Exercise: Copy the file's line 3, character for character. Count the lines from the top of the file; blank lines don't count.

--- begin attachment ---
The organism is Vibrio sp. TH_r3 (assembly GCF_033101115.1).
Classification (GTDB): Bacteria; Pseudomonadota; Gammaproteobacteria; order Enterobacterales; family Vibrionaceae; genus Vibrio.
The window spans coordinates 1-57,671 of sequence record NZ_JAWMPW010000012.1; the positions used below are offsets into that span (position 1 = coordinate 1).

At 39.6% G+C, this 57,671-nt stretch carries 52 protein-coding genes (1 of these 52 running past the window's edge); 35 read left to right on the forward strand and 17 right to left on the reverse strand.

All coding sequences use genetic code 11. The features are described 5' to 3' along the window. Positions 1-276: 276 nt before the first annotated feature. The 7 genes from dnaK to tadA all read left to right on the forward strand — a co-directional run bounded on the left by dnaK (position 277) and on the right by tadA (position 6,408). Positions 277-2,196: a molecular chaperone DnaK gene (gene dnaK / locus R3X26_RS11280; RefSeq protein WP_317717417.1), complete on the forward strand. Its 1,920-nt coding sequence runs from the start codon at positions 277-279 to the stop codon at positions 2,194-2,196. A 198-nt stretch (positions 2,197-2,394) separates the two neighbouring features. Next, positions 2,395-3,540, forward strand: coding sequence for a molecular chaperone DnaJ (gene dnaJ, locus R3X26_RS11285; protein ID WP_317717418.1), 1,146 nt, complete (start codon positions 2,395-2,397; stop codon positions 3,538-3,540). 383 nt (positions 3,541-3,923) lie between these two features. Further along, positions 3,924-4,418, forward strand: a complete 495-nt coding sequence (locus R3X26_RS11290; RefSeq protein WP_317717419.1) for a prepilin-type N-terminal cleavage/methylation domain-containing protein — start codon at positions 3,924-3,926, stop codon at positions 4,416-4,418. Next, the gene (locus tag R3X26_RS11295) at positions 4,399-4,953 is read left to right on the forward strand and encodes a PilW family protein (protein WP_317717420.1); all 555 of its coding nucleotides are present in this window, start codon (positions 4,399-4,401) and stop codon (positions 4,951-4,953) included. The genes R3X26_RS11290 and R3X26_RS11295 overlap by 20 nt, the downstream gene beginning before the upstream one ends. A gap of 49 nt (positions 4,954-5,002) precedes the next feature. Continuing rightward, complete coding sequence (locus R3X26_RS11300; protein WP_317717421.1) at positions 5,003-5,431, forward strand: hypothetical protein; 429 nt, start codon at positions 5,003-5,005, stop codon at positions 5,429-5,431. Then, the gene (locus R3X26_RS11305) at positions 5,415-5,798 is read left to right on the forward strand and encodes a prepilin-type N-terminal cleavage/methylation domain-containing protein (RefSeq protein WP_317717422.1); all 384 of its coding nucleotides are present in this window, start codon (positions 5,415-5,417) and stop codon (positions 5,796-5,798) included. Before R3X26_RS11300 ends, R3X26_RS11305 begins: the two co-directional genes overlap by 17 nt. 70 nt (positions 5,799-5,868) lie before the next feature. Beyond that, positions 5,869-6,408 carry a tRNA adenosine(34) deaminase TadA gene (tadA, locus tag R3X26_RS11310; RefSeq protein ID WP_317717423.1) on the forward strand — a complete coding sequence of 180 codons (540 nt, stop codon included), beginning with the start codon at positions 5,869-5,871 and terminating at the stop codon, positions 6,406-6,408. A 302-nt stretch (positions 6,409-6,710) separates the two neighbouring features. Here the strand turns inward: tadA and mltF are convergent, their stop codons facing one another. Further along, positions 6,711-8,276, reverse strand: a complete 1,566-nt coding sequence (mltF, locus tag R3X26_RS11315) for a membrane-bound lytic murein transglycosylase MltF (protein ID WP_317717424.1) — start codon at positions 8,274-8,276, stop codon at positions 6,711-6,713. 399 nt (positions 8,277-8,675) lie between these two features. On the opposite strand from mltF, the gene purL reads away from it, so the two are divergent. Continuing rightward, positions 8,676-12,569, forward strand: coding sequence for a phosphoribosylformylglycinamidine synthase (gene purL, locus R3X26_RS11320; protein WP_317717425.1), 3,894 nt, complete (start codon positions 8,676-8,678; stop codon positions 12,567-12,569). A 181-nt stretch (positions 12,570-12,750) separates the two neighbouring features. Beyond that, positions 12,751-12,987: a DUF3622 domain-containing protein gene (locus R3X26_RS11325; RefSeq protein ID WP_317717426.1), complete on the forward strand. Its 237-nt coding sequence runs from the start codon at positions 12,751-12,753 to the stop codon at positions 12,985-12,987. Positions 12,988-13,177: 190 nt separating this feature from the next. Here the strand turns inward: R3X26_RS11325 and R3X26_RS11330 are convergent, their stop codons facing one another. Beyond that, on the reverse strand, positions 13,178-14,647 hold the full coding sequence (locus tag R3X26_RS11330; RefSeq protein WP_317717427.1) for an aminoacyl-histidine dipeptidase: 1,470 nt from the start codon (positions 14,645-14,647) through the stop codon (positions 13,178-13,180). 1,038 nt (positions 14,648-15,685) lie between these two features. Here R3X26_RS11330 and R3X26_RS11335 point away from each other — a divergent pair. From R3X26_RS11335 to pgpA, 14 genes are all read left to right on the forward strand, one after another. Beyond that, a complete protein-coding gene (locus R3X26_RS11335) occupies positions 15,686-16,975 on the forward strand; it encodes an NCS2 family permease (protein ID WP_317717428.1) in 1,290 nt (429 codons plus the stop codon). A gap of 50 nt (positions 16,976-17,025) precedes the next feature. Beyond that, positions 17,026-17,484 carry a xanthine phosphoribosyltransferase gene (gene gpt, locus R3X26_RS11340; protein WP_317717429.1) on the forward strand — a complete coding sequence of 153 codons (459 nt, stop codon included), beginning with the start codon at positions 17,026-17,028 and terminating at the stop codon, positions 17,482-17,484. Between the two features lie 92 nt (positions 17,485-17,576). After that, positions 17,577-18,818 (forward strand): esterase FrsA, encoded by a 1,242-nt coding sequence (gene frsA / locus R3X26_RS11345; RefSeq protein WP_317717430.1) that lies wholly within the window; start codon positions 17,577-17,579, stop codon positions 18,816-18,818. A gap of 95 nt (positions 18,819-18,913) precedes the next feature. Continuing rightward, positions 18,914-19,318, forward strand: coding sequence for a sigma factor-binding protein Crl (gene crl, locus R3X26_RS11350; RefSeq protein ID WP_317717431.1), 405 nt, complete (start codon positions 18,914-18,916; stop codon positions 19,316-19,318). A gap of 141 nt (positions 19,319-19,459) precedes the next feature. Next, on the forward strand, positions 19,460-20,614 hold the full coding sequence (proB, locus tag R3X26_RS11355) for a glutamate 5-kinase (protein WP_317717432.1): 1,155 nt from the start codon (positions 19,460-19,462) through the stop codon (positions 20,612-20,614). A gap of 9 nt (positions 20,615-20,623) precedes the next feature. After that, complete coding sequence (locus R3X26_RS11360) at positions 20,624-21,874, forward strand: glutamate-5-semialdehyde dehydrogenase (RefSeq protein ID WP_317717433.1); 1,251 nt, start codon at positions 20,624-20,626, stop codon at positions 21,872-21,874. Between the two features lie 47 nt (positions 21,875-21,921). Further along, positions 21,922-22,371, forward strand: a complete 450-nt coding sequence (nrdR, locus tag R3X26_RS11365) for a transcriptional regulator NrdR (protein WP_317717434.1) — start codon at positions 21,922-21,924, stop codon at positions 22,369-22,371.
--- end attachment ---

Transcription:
The window spans coordinates 1-57,671 of sequence record NZ_JAWMPW010000012.1; the positions used below are offsets into that span (position 1 = coordinate 1).